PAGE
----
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China court fines media company for 'violating' building's fengshui laws


A CHINESE court has ordered a media company to pay nearly US$30,000 to a real estate developer after it published an article that suggested a flashy building in Beijing violated the ancient laws of fengshui and would bring misfortune to its occupants.

The Chaoyang District People's Court in Beijing ruled on Wednesday that the media company, Zhuhai Shengun Internet Technology, had damaged the reputation of the building's developer, SOHO China, one of the largest real estate companies in China.

SOHO China sued Zhuhai Shengun last fall after it published a critical blog post about the Wangjing SOHO, a trio of sleek towers in north-east Beijing designed by renowned architect Zaha Hadid.

The post, written by a fengshui expert, argued that the property had a "heart-piercing" and "noxious" energy that had led to the downfall of its tenants, including several promising technology startups.

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The decision by the Beijing court reflected a broader effort by President Xi Jinping to more strictly control independent media and to stop the spread of misinformation and "superstitious" viewpoints online.

Fengshui, which literally translates in Chinese as "wind water", refers to an ancient pseudoscientific practice of harmonising individuals with the invisible forces in their surroundings.

The case highlighted the importance of fengshui in the real estate business in China.

Many people pay a premium for homes and offices designed to be in harmony with nature, and reports of bad fengshui can haunt new developments.

SOHO China has said the article, which was widely circulated online before it was deleted, adversely affected its ability to attract customers. Wangjing SOHO generates more than US$66 million in rent each year, according to court documents.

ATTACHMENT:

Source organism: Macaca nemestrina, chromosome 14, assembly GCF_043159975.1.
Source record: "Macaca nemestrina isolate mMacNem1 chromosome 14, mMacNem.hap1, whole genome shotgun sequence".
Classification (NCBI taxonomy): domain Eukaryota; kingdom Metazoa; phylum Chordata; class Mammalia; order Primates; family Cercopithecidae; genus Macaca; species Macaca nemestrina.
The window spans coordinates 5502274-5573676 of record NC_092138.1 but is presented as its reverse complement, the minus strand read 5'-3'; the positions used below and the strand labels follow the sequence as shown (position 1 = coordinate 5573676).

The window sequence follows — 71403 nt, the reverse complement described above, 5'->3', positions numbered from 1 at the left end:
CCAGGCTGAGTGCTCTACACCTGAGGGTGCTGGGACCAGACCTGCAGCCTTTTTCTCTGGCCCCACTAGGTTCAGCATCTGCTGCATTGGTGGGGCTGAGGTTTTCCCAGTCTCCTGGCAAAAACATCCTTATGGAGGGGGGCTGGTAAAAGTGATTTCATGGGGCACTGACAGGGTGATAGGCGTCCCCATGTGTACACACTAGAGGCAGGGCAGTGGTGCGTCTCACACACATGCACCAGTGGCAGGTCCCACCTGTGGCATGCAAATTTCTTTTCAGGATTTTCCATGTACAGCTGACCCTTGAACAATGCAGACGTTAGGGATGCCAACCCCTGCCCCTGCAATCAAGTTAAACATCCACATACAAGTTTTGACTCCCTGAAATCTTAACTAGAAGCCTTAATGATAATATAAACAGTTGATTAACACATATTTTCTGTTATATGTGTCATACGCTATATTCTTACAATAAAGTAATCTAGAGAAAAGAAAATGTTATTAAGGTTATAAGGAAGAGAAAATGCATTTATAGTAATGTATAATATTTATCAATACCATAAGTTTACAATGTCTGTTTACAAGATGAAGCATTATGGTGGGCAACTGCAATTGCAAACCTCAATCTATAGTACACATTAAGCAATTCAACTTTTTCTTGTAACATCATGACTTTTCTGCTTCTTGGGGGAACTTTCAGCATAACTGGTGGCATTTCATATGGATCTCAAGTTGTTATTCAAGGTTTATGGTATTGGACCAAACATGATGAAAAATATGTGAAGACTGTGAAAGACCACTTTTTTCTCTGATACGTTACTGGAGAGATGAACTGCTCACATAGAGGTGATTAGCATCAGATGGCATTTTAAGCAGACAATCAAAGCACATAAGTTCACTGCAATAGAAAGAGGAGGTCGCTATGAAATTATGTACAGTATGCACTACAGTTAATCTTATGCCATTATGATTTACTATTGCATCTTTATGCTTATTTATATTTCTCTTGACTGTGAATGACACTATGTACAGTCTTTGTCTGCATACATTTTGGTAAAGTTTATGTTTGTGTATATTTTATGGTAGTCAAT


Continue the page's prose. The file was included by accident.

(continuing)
"We cannot accept the use of feudal superstition to slander this building," Pan Shiyi, chairman of SOHO China, wrote Thursday on Weibo, a popular social media site.

Zhuhai Shengun, which has since closed its blog on WeChat, a messaging app, could not be reached for comment. The company said in court filings that the blog post was meant to spread information about traditional culture, not to harm SOHO China.

The post, using animations and satellite images, offered a detailed critique of the Wangjing SOHO, a vast mixed-use development in a high-tech area of Beijing that was completed in 2014.

The article said the Wangjing SOHO resembled "pig kidneys", an insult in Chinese, and argued that the building's location was ill-suited to collect good energy, a central principle of fengshui. The post said companies should reconsider occupying the building if they wanted a shot at success.

"Many Internet companies are not doing well in these bleak conditions," the article said, providing a list of previous tenants that had gone out of business.

On the Chinese Internet, many people criticised SOHO China for bringing the case against Zhuhai Shengun, a relatively small media company. Others debated whether fengshui should be given so much weight in real estate decisions.

Li Bing, an attorney with a Shanghai law firm, said the case showed the need to closely monitor independent media in China.

"When you speak, there should be limits. You need to consider that what you say might have an impact on society and the public's perception. We need to consider the reality," he said.

"Beliefs like fengshui do exist. You can't turn a blind eye to it." NYTIMES

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